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NKorean Media Return to Angry Tone     05/22 06:11

   North Korean media stepped up their rhetorical attacks on South Korea and 
joint military exercises with the United States, warning Tuesday that a budding 
detente could be in danger.

   TOKYO (AP) -- North Korean media stepped up their rhetorical attacks on 
South Korea and joint military exercises with the United States, warning 
Tuesday that a budding detente could be in danger.

   State media unleashed three strongly worded commentaries slamming Seoul and 
Washington for the maneuvers and demanding Seoul take action against defectors 
it claimed were sending anti-North Korea propaganda leaflets across the border.

   The official media had until recently taken a relatively subdued tone amid 
the North's diplomatic overtures to its neighbors, including a summit with 
South Korea's president last month and plans for leader Kim Jong Un to meet 
U.S. President Donald Trump in Singapore on June 12.

   That first changed last week, when it lashed out against the maneuvers, cut 
high-level contacts with Seoul and threatened to "reconsider" the Trump summit.

   One of the reports on Tuesday, which came as North Korea allowed an airplane 
full of foreign journalists into the country to cover the dismantling of its 
nuclear test site this week, accused Seoul of teaming up with Washington for 
military drills intended as a show of force and as a "war drill" against it.

   It's not unusual for North Korea's official media to turn to hyperbole to 
make a point and the rhetorical barrage coincides with a visit to Washington by 
South Korean President Moon Jae-in. Strongly worded messages don't necessarily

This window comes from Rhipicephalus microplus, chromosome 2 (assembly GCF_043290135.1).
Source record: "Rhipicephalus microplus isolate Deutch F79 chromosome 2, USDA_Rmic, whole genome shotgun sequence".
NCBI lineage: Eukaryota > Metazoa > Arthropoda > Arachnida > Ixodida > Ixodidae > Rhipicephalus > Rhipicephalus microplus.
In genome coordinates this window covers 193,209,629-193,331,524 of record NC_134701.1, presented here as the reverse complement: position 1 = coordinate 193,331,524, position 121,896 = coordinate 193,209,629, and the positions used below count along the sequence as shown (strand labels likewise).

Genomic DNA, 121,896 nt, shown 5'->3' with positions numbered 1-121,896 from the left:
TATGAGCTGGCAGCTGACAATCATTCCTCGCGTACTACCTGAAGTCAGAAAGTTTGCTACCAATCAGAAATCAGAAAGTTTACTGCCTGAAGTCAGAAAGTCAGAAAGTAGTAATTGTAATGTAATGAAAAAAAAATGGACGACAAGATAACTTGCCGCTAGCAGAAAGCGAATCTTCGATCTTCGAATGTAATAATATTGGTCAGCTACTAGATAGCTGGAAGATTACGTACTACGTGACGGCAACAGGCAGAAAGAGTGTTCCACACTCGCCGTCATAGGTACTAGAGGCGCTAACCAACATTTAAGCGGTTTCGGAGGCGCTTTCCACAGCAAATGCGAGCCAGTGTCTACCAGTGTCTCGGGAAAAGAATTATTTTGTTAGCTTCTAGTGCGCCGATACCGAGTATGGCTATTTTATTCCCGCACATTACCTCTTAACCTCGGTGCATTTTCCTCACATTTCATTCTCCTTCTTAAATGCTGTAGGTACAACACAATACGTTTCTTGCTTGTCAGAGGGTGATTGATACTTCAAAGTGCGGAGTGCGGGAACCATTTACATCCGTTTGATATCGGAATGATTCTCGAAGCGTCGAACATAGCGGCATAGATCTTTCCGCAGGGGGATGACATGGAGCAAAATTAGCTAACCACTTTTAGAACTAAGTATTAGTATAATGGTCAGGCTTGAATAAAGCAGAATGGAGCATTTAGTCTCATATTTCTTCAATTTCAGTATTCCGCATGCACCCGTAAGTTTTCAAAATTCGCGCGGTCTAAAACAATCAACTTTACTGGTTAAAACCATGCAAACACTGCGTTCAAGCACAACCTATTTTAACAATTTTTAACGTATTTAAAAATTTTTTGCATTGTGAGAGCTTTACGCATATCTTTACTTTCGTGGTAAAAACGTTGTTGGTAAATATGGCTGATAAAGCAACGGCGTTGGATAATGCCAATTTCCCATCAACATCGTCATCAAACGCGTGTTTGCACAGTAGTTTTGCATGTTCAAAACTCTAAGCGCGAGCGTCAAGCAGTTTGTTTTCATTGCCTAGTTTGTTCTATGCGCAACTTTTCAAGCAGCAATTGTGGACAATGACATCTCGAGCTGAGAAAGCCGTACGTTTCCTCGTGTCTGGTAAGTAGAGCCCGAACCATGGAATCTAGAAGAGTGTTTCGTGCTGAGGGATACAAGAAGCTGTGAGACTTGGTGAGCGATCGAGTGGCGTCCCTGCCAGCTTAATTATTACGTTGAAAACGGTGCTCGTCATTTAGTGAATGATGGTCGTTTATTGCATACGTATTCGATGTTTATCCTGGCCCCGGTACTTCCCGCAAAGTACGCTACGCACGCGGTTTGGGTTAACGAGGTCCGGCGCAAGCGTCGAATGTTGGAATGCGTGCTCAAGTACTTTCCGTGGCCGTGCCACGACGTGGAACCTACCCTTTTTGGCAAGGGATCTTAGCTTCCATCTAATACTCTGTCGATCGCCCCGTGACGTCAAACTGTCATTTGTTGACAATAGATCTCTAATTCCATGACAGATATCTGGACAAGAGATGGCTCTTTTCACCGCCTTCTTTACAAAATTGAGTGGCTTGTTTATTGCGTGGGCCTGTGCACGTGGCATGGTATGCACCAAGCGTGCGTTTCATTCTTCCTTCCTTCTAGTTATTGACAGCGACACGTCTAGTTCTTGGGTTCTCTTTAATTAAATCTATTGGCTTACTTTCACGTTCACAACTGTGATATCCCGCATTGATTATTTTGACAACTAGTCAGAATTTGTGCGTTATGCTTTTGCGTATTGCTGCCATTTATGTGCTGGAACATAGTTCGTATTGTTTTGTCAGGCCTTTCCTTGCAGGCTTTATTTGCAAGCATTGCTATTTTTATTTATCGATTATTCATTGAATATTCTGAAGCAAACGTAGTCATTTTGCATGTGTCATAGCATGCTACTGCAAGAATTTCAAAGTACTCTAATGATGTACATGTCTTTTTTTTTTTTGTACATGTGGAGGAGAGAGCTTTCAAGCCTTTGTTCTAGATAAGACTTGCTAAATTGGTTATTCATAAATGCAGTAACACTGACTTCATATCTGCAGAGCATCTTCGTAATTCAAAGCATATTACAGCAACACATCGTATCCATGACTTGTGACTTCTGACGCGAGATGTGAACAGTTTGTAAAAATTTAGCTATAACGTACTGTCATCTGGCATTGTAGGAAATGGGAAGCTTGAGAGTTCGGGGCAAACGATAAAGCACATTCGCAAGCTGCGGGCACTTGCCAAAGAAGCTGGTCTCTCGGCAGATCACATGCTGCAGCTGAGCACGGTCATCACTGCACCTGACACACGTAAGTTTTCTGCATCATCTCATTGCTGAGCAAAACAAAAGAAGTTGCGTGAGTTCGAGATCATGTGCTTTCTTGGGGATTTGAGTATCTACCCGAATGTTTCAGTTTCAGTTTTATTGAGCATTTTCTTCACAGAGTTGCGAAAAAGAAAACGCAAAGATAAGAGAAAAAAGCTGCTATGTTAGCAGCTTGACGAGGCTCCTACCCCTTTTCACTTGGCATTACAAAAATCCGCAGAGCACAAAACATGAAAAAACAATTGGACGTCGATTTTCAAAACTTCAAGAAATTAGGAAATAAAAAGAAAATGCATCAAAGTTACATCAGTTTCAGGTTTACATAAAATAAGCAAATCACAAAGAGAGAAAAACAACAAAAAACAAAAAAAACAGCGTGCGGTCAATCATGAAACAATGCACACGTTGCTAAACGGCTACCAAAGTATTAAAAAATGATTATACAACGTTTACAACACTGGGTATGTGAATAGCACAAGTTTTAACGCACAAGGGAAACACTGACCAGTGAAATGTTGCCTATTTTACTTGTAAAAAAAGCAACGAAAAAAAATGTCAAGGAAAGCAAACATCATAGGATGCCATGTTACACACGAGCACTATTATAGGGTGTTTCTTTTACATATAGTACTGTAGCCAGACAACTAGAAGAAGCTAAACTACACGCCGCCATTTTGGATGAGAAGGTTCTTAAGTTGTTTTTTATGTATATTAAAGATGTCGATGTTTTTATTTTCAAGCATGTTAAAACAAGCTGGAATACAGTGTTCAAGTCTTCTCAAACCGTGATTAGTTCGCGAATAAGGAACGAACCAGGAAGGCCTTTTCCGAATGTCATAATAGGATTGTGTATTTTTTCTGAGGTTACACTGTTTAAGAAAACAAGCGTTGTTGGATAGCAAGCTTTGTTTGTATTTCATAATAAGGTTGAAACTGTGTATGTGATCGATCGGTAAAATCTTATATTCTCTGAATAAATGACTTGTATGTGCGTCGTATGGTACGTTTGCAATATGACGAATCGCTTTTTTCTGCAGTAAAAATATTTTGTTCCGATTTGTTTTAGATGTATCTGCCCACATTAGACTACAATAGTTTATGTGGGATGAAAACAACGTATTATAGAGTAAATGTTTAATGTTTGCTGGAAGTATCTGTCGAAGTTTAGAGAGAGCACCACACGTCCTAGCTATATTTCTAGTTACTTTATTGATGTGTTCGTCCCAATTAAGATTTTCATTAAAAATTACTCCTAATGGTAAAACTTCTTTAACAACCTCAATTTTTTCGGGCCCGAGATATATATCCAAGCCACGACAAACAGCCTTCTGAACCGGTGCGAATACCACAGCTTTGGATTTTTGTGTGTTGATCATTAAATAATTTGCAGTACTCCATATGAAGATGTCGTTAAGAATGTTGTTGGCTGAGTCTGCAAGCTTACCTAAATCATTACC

mean it is backing away from diplomatic negotiations.

   But the North's abrupt sharpening of its words has raised concerns the Trump 
summit may prove to be a bumpy one --- or that it could even be in jeopardy. 
Trump has suggested he is willing to walk away if Kim isn't willing to have a 
fruitful meeting and it appears both sides have agendas that remain far apart 
from each other.

   There has been no indication that North Korea will cancel plans to dismantle 
the test site, an important gesture of goodwill. The North has also not 
suggested it will go back on its promise to halt underground testing and 
launches of intercontinental ballistic missiles.

   But it did ban South Korean journalists from the trip to the nuclear site. 
And the language Tuesday offered a veiled threat that talks could be harmed.

   "Dialogue and saber-rattling can never go together," said the commentary 
published in Minju Joson, one of the country's four main daily newspapers.

   "There are some arguments describing the improvement of the situation on the 
Korean Peninsula as 'result of hard-line diplomacy' of the U.S. and 'result of 
sustained pressure,'" said another, by the official KCNA news agency. "It 
seriously chills the atmosphere of the DPRK-U.S. dialogue and is of no help to 
the development of the situation."

   DPRK is short for the Democratic People's Republic of Korea, the North's 
official name.

   Yet another article lashed out at South Korean authorities for allowing 
defectors to send anti-North Korea leaflets across their border.

   It noted that the two leaders agreed at their summit in the Demilitarized 
Zone last month not to conduct hostile acts against each other and said the 
authorities have an obligation under that agreement to block such actions, even 
by private citizens.

   "If the North-South relations face a grave difficulty again owing to the 
provocation of human scum, the blame for it will be entirely on the South 
Korean authorities," the report said. "They must know what price they will be 
made to pay."


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